5.  Our analysis of the compliance letter is unaffected by the fact that McQueen was required under CLO Ordinance § 90–332.16 to meet with Thompson prior to preparation of the preliminary plat to review the requirements for a cluster subdivision, and to prepare a “property resource map” of his property (merely depicting the property in its undeveloped state), both of which occurred before the letter was issued. Neither the meeting nor McQueen's preparation of the map and presentation of it to Thompson directly resulted in anything that could be characterized as a significant affirmative governmental act vis-à-vis the compliance letter. Indeed, no specific action was required of Thompson under the ordinance in response to either the meeting or presentation of the map.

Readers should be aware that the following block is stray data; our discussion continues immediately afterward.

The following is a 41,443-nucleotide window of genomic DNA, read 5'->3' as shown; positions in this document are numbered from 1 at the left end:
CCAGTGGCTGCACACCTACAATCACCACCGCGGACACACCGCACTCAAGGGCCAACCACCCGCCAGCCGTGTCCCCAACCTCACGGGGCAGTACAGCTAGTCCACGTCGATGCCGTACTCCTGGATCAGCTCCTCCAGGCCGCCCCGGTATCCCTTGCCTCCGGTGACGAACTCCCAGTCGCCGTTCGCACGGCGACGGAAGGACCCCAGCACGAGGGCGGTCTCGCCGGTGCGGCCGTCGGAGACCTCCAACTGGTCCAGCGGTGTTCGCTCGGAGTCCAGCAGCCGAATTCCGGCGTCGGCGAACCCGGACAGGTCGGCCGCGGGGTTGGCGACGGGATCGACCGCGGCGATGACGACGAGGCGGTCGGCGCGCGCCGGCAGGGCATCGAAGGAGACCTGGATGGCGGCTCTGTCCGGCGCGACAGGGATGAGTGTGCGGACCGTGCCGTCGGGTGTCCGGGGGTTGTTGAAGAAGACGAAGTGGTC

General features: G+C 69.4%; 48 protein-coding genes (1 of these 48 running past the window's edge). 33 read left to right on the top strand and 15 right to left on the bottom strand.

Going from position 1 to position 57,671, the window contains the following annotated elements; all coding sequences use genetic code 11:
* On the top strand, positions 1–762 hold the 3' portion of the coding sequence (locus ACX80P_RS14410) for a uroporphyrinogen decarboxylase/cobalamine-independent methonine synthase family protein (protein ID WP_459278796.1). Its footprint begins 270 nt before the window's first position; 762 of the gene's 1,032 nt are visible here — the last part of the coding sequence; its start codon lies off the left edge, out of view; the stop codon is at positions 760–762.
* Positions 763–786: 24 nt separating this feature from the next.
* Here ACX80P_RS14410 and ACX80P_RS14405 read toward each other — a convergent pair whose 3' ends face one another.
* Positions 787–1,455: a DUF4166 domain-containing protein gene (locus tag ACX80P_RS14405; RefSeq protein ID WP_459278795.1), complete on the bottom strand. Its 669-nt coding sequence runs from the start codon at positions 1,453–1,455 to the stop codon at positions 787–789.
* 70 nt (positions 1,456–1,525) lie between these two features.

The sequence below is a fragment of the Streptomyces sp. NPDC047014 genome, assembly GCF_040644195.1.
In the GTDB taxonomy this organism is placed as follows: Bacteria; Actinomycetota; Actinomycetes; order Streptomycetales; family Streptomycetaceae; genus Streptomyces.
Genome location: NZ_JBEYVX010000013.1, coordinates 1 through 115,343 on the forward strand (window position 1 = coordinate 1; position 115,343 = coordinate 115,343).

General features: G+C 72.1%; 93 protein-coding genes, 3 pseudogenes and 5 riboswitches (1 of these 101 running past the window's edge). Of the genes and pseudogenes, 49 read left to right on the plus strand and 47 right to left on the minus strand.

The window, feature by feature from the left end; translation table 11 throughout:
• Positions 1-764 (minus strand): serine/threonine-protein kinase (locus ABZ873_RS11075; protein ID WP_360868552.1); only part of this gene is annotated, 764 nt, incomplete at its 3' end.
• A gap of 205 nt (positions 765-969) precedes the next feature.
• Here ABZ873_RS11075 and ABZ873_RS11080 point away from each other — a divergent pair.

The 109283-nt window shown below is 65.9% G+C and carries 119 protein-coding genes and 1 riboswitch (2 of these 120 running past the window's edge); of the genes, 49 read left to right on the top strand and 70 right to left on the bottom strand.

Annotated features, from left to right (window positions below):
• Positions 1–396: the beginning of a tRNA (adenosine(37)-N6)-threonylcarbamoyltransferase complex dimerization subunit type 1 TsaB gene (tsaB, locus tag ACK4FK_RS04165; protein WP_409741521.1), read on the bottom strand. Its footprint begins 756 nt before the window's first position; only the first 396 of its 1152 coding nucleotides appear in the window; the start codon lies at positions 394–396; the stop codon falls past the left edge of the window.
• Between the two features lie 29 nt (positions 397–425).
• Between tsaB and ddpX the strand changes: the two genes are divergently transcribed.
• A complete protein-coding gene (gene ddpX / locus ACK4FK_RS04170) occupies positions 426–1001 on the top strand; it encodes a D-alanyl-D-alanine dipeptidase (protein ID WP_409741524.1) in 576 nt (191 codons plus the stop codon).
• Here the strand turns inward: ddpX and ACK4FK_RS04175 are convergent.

6.  The first governmental approval required under the CLO Ordinance was an approval of the landowner's preliminary plat of a proposed cluster subdivision. CLO Ordinance § 90–332.16(B). With the filing of the preliminary plat, the landowner was, for the first time, required to account for the numerous specific standards for the project under the CLO Ordinance along with the County's subdivision regulations. McQueen did not file his preliminary plat with the County until several days after Thompson issued the compliance letter. Thus, the letter could not have been interpreted as some implied approval of the plat. Nor did Thompson make any mention of an earlier draft of the preliminary plat in her letter.

7.  McQueen alternatively argues, as he did below, that the issuance of the letter would constitute the seventh significant affirmative governmental act added to Code § 15.2–2307 in 2010, which we should apply retroactively. Because the General Assembly expressed no intent that the statute be applied retroactively, we will not do so. Goyonaga v. Board of Zoning Appeals, 275 Va. 232, 241 n. 4, 657 S.E.2d 153, 258 n. 4 (2008); Adams v. Alliant Techsystems, Inc., 261 Va. 594, 599, 544 S.E.2d 354, 356 (2001).

OPINION BY Justice ELIZABETH A. McCLANAHAN.